Friday, December 25, 2009

About Rules

I have learned about painting by looking at paintings and I learned about painting at school.

But mostly I have learned about painting by painting. In order to make paintings that meet the need that provokes the output, I have to put aside most of the rules and learning that have come from outside of myself — except for the purely technical information. It is too easy to make a painting that looks like a painting and therefore is a painting. When I was at school, there was a lot of talk, when “critiquing” a painting in progress, about depth. Paintings had to manifest an illusion of three dimensions. We didn’t need that deceit when we were in the classroom of Two Dimensional Design, nor when we were learning calligraphy.

Space was an essential consideration in the architecture classroom and the sculpture lab, and definitely to be desired in a painting. I was halfway through my life (assuming I will last until eighty or ninety), when I realized that I hated that deception. I love the flatness of a canvas or a sheet of paper. I do not want to destroy it with a mirage. I want to consider the entire rectangle, (or square, don’t like circles or triangles or any other roundish or angular shapes for paintings), and keep every bit of it looking as flat as it is to start with. I was so accustomed to envisioning object and background, or foreground, middle ground and background, that I had to struggle to see differently and work differently. That struggle is behind me now; I see and paint what I consider realism: paint and/or other media on a flat surface, no illusion of depth intended. I have no quarrel with seeing space in other painters’ work, just don’t want it in mine.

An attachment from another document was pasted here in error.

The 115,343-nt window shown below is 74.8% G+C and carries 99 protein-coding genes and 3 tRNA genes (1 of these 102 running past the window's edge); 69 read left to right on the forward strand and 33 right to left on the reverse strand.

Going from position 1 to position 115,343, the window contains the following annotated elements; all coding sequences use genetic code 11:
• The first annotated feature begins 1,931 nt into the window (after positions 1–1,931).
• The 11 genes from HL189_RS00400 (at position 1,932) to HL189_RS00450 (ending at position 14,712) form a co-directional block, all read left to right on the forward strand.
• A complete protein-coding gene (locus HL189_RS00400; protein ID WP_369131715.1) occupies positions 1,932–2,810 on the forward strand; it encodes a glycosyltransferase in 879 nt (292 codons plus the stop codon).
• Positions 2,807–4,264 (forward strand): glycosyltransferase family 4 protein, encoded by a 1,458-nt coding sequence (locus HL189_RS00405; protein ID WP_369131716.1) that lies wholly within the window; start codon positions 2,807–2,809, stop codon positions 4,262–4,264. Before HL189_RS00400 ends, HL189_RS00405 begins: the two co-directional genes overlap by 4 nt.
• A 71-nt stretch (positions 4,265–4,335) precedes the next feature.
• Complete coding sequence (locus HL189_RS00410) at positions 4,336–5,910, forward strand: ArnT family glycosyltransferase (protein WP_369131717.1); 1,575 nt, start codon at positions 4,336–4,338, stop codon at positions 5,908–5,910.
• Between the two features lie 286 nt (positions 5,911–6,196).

At my last show, a number of people commented on the depth they saw in my paintings. Well, what do you do? Paintings are for the eye of the beholder. I am comfortable with whatever it is that viewers bring to my work and very often surprised and enlightened.